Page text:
Set and Achieve Your Financial Goals the S.M.A.R.T. Way This Year

The S.M.A.R.T. goals approach to setting and achieving your financial goals can jump-start your year in 2024.
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Ryan Geary

Realizing your aspirations for setting and achieving financial goals involves first envisioning them and then establishing expectations for yourself. As you begin to work towards your goals, you may begin to gain more clarity about how to reach them. However, translating your aspirations into reality may at times feel like a formidable challenge – especially when it comes to your future financial security. If you find goal setting to be challenging, a well-thought-out strategy can significantly enhance your chances of success. Setting the right type of goals from the beginning can help you remain focused and on track, and an effective approach we’ll discuss below is to set S.M.A.R.T. financial goals.

Setting and Achieving Financial Goals: Understanding the S.M.A.R.T. Approach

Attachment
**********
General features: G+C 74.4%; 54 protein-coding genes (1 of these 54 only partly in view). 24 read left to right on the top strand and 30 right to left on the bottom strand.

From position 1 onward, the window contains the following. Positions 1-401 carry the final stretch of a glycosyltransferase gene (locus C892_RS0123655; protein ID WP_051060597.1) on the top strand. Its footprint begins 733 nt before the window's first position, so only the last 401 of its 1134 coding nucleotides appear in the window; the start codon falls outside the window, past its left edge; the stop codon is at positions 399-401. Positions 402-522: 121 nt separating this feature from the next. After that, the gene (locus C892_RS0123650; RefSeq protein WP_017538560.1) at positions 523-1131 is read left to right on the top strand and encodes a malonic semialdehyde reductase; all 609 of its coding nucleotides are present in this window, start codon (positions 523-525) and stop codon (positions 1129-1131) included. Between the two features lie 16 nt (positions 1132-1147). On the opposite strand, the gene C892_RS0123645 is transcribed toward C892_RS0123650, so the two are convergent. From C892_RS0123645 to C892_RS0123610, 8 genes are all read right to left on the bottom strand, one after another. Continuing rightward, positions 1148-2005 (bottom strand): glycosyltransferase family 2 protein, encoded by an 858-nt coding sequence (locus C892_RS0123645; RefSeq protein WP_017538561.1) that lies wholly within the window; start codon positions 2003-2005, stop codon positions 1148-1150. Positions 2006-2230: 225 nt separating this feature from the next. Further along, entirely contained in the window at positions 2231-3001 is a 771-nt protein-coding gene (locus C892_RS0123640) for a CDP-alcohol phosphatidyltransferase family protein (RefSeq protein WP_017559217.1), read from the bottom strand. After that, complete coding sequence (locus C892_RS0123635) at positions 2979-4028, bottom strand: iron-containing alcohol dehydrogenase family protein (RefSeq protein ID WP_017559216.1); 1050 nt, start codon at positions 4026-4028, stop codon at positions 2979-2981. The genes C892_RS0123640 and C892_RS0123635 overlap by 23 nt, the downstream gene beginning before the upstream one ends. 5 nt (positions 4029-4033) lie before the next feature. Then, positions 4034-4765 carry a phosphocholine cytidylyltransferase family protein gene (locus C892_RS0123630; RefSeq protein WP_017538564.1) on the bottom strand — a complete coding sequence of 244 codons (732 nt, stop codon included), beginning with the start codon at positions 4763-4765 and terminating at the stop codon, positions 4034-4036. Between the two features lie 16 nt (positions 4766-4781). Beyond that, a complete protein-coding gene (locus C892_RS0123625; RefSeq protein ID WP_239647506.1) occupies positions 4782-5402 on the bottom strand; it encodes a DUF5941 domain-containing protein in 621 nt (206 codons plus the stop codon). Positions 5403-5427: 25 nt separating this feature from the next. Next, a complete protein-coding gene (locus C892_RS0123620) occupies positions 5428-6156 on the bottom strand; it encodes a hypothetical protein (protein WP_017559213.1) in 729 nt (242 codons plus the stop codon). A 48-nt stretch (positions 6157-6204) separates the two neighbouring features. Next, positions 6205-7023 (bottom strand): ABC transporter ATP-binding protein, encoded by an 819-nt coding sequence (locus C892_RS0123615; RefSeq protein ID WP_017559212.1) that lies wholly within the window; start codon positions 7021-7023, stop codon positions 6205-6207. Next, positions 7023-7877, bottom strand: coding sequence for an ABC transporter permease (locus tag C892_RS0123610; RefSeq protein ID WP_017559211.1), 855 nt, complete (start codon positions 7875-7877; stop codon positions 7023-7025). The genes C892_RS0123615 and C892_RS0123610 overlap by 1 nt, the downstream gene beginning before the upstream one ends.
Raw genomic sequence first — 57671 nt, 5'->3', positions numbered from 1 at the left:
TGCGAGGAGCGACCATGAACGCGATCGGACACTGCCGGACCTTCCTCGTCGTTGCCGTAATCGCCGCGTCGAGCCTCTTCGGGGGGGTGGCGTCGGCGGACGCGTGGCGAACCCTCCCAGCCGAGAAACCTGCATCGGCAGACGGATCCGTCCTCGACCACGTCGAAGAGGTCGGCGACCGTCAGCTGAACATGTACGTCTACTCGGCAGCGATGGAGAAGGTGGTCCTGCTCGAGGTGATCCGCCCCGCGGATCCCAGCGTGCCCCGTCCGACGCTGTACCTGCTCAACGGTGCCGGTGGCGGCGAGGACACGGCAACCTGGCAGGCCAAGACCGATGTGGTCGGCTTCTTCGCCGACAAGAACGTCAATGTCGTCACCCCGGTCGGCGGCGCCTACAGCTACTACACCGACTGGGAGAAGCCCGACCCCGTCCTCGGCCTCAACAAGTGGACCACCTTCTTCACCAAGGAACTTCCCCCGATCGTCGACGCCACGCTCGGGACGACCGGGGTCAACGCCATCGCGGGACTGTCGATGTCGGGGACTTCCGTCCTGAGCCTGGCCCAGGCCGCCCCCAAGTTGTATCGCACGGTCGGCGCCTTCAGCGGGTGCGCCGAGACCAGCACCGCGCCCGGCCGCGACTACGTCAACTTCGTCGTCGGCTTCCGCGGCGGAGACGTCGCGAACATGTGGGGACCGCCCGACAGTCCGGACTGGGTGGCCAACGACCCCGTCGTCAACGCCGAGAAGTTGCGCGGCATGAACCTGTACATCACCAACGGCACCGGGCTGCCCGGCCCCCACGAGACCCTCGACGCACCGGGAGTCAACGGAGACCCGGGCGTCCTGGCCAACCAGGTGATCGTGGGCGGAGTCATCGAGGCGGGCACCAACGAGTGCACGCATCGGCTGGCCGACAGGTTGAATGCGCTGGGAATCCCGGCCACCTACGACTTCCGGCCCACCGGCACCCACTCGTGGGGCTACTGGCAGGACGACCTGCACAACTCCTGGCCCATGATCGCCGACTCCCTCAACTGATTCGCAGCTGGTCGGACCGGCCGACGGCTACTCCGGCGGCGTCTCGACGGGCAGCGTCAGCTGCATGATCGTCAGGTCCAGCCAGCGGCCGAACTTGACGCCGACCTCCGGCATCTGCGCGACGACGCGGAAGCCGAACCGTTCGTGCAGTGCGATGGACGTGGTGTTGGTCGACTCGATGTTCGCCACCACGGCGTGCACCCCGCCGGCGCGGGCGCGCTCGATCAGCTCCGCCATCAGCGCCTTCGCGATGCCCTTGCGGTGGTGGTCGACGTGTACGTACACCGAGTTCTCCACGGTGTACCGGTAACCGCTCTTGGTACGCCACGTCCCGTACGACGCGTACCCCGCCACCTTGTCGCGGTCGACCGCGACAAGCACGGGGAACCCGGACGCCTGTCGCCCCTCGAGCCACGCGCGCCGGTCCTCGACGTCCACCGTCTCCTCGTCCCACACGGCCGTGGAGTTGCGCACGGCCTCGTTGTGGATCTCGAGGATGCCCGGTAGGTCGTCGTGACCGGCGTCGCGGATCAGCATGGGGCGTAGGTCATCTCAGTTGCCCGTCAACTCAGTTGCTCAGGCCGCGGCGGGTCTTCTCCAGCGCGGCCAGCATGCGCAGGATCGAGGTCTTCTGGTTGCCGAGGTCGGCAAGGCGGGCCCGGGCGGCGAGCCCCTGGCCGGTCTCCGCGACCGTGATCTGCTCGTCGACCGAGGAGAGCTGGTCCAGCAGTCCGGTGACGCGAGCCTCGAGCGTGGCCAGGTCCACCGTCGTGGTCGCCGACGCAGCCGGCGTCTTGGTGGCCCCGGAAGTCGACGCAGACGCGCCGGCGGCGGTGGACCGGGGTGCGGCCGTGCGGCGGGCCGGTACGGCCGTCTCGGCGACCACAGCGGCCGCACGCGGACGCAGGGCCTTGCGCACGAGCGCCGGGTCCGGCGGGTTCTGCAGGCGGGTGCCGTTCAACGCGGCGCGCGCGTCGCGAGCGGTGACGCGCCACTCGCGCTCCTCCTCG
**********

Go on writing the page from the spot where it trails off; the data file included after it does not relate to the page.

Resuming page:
S.M.A.R.T. is an acronym that encapsulates Specific, Measurable, Actionable, Realistic, and Timely. This goal-setting framework serves as a guide to visualize the end result, identify necessary steps, and gauge your starting point for each goal. Below, we’ll take you through each of this framework’s elements.

SEE ALSO: Ask Yourself These Questions to Clarify Your Retirement Lifestyle Goals

Improve Your Outcomes by Getting Specific

The specificity of a goal enhances your ability to execute as you’re working on setting and achieving financial goals. This is because a specific goal provides you with more information about the pathway towards reaching it, thereby allowing you to better focus on the specific financial outcome you want to reach.

To make your goals more tangible, vividly describe them to yourself. For example, many people have a goal to improve the equity in their home by remodeling it. S.M.A.R.T. goal setting encourages you to make that broader goal more specific, such as ‘setting a budget of $30,000 to start the renovations with the kitchen and have that paid down within three years.’ With specific details, it is more likely that you can achieve your goal because you have set a financial goal along with a plan on how to accomplish it.

If you find it challenging to specify your goal, apply a “Who, What, When, Where, Why” strategy wherein you answer each of those questions. Breaking it down this way can provide you with some clarity and inspiration on your way to setting and achieving financial goals.

Ensure that Your Financial Goals are Measurable